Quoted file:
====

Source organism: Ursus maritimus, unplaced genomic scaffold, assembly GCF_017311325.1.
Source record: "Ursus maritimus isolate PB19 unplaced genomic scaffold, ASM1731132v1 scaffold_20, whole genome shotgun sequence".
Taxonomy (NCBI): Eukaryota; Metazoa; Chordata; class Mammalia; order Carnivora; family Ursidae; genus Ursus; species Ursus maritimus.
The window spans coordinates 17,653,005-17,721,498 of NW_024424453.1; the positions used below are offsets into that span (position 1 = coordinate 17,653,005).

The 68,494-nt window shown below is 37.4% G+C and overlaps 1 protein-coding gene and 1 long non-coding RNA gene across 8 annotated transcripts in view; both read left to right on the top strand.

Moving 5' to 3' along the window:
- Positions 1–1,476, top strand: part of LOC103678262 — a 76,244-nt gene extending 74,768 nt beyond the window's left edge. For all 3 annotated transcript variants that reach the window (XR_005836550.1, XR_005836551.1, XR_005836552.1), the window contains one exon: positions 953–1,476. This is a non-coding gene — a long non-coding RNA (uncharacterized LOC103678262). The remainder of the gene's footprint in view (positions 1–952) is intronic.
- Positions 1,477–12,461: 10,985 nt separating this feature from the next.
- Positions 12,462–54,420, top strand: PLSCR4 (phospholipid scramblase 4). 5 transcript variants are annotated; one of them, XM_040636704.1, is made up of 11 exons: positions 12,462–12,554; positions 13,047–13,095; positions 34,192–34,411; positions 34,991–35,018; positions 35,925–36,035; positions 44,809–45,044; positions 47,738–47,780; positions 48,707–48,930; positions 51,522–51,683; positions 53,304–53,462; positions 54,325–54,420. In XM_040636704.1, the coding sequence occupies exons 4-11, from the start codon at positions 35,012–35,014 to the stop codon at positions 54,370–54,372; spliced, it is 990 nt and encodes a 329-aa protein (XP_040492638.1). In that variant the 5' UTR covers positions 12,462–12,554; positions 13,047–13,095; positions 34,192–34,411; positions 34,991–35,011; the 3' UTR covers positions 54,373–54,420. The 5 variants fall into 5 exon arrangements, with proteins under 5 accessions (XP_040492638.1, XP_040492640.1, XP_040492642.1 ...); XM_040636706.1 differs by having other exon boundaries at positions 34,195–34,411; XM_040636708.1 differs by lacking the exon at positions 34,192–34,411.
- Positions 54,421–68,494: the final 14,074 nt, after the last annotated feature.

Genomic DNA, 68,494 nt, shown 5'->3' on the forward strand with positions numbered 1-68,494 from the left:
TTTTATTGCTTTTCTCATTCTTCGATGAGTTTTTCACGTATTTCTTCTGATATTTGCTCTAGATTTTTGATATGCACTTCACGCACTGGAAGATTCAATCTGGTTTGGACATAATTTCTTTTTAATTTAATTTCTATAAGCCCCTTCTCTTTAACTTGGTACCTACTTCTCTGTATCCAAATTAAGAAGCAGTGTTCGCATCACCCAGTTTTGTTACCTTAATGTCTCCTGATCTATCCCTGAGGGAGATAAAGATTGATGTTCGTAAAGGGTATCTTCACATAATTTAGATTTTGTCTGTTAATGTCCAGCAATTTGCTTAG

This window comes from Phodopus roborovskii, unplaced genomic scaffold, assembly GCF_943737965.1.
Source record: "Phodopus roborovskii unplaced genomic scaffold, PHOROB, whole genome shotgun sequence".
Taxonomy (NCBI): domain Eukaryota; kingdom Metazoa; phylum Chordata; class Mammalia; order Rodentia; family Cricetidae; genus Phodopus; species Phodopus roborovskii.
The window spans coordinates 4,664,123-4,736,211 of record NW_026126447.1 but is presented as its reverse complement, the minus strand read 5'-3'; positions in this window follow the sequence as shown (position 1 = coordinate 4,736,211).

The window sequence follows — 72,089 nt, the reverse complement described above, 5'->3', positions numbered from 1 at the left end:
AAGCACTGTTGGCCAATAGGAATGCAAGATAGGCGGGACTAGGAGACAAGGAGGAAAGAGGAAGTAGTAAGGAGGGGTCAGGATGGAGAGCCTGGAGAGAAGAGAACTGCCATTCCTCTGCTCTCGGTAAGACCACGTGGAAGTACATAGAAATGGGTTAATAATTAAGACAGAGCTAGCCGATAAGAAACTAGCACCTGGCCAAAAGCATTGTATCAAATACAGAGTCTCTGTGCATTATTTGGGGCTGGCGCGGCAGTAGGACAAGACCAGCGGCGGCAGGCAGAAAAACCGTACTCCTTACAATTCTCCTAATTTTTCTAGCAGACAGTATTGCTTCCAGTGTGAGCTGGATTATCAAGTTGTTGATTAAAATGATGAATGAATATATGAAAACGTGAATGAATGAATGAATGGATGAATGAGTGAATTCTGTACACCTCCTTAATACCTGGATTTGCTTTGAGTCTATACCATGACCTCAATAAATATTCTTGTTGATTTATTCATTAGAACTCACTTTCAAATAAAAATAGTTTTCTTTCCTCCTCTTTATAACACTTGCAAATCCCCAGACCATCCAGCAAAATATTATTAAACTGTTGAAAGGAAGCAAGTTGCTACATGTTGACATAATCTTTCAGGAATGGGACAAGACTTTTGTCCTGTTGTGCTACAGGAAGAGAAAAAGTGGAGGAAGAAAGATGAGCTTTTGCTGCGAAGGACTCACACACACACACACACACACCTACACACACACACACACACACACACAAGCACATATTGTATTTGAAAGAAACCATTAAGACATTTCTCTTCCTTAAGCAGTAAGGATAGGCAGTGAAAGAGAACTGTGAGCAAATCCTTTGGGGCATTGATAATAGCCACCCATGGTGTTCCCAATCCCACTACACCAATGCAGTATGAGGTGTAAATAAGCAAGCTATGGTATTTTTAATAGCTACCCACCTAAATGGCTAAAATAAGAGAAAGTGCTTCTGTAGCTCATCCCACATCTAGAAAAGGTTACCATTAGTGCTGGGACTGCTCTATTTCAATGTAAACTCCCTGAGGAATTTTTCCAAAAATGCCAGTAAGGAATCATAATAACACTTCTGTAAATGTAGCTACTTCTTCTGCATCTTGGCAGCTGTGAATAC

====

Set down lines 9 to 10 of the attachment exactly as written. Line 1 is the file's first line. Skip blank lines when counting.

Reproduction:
- Positions 12,462–54,420, top strand: PLSCR4 (phospholipid scramblase 4). 5 transcript variants are annotated; one of them, XM_040636704.1, is made up of 11 exons: positions 12,462–12,554; positions 13,047–13,095; positions 34,192–34,411; positions 34,991–35,018; positions 35,925–36,035; positions 44,809–45,044; positions 47,738–47,780; positions 48,707–48,930; positions 51,522–51,683; positions 53,304–53,462; positions 54,325–54,420. In XM_040636704.1, the coding sequence occupies exons 4-11, from the start codon at positions 35,012–35,014 to the stop codon at positions 54,370–54,372; spliced, it is 990 nt and encodes a 329-aa protein (XP_040492638.1). In that variant the 5' UTR covers positions 12,462–12,554; positions 13,047–13,095; positions 34,192–34,411; positions 34,991–35,011; the 3' UTR covers positions 54,373–54,420. The 5 variants fall into 5 exon arrangements, with proteins under 5 accessions (XP_040492638.1, XP_040492640.1, XP_040492642.1 ...); XM_040636706.1 differs by having other exon boundaries at positions 34,195–34,411; XM_040636708.1 differs by lacking the exon at positions 34,192–34,411.
- Positions 54,421–68,494: the final 14,074 nt, after the last annotated feature.